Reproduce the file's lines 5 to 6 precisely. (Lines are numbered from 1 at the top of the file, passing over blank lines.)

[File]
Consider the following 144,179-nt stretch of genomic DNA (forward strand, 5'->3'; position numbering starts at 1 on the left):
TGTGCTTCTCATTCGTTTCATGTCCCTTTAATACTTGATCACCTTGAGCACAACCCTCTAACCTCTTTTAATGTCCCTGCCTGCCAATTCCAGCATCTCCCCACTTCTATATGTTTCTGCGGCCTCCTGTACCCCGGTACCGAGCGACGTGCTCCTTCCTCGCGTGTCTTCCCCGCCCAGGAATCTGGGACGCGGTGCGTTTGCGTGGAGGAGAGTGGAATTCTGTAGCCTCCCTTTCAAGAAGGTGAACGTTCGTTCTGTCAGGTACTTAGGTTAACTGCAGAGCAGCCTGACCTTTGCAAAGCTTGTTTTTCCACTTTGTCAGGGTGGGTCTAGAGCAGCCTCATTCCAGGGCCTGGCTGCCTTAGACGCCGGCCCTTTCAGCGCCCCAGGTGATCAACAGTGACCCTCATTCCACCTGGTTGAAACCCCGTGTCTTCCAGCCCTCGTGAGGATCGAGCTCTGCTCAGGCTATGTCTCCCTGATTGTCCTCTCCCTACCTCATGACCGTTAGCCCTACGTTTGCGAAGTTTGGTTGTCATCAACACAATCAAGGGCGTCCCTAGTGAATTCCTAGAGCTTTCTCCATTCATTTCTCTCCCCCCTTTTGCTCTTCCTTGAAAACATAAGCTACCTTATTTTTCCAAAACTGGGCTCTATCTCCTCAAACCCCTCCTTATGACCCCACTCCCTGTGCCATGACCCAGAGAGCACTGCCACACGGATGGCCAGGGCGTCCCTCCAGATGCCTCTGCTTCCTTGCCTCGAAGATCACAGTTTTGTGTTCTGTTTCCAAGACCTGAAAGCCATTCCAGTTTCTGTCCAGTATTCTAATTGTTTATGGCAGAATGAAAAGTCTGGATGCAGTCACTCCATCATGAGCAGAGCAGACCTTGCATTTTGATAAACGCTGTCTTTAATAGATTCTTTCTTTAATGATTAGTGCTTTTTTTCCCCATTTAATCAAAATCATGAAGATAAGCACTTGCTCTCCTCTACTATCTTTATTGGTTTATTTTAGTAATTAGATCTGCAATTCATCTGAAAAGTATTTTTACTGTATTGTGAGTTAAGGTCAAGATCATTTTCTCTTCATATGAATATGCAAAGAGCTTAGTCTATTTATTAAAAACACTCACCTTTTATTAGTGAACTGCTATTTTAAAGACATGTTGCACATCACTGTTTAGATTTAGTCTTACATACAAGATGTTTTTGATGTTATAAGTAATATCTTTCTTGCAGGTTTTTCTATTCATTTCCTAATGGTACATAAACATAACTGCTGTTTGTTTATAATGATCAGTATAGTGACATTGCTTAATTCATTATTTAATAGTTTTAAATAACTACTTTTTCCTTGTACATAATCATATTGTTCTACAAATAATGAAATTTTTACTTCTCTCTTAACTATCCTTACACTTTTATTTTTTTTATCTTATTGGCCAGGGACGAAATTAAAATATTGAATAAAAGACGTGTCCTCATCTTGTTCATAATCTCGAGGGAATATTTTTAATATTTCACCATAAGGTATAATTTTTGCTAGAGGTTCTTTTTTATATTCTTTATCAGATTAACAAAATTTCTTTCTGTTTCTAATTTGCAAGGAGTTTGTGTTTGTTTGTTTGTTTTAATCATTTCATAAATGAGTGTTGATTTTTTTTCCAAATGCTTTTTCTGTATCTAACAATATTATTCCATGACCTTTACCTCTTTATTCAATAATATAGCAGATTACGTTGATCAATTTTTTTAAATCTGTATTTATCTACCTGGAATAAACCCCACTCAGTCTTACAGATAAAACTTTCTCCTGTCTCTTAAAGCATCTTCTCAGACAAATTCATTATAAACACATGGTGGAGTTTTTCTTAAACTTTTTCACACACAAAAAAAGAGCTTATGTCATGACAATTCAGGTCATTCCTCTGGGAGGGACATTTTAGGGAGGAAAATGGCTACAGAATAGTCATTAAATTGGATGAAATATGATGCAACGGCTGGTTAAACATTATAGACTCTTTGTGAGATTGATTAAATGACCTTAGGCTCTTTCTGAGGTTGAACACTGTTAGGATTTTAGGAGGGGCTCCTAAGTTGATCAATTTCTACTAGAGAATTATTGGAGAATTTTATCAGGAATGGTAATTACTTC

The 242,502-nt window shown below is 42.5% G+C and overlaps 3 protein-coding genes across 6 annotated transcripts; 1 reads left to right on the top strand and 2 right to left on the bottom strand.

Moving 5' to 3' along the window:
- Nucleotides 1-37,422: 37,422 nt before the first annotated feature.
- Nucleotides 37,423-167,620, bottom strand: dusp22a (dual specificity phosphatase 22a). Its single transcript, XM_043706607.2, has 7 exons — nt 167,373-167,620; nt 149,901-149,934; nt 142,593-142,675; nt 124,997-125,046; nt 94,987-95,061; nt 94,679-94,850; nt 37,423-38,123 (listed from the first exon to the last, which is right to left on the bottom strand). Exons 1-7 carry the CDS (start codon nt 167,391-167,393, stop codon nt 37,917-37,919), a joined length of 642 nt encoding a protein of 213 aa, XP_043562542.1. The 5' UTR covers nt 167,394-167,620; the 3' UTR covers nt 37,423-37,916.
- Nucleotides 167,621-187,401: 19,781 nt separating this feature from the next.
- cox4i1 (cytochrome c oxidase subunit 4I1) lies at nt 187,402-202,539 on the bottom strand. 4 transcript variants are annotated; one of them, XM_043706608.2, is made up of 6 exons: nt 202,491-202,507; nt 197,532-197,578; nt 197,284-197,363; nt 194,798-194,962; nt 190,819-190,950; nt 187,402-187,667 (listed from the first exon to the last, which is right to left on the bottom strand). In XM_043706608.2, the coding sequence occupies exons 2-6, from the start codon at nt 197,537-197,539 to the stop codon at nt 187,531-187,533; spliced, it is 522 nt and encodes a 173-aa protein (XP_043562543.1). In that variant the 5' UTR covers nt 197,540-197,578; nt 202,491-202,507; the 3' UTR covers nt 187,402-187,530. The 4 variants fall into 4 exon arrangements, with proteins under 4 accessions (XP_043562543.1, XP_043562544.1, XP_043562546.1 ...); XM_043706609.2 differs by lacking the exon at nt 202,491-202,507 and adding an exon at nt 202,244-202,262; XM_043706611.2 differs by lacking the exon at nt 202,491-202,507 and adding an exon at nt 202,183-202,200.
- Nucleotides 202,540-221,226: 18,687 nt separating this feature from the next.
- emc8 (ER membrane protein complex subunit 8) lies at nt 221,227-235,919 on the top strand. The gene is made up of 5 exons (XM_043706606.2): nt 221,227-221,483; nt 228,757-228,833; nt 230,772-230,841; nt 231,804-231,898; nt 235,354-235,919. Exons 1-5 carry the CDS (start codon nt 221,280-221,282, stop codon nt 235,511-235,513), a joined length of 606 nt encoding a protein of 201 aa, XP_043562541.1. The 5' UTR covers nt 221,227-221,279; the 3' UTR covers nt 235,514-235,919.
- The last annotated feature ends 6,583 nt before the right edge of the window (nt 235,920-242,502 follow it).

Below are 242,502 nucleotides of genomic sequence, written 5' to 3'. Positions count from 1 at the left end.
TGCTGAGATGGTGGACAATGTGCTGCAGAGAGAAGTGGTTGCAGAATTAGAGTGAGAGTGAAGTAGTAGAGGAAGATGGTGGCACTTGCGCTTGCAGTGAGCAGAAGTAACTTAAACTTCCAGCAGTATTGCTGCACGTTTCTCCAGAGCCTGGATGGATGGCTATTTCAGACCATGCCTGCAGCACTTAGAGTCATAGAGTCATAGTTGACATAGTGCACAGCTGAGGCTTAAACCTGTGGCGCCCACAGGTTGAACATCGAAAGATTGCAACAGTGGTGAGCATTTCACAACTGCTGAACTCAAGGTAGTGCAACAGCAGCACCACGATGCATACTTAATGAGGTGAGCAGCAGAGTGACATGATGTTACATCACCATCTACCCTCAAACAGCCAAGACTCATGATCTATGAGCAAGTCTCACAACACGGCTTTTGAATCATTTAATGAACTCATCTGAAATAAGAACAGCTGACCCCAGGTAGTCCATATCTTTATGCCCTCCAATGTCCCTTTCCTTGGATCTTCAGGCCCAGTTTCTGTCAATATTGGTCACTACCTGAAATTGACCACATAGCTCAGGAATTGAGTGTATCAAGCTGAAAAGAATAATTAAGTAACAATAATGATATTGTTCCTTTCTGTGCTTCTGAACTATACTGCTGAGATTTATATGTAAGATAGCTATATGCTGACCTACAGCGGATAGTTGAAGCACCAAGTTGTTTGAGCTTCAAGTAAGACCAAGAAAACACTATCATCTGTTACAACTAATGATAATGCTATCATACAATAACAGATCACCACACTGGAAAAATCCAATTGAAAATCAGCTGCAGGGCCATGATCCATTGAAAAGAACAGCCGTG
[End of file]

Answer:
- Nucleotides 1-37,422: 37,422 nt before the first annotated feature.
- Nucleotides 37,423-167,620, bottom strand: dusp22a (dual specificity phosphatase 22a). Its single transcript, XM_043706607.2, has 7 exons — nt 167,373-167,620; nt 149,901-149,934; nt 142,593-142,675; nt 124,997-125,046; nt 94,987-95,061; nt 94,679-94,850; nt 37,423-38,123 (listed from the first exon to the last, which is right to left on the bottom strand). Exons 1-7 carry the CDS (start codon nt 167,391-167,393, stop codon nt 37,917-37,919), a joined length of 642 nt encoding a protein of 213 aa, XP_043562542.1. The 5' UTR covers nt 167,394-167,620; the 3' UTR covers nt 37,423-37,916.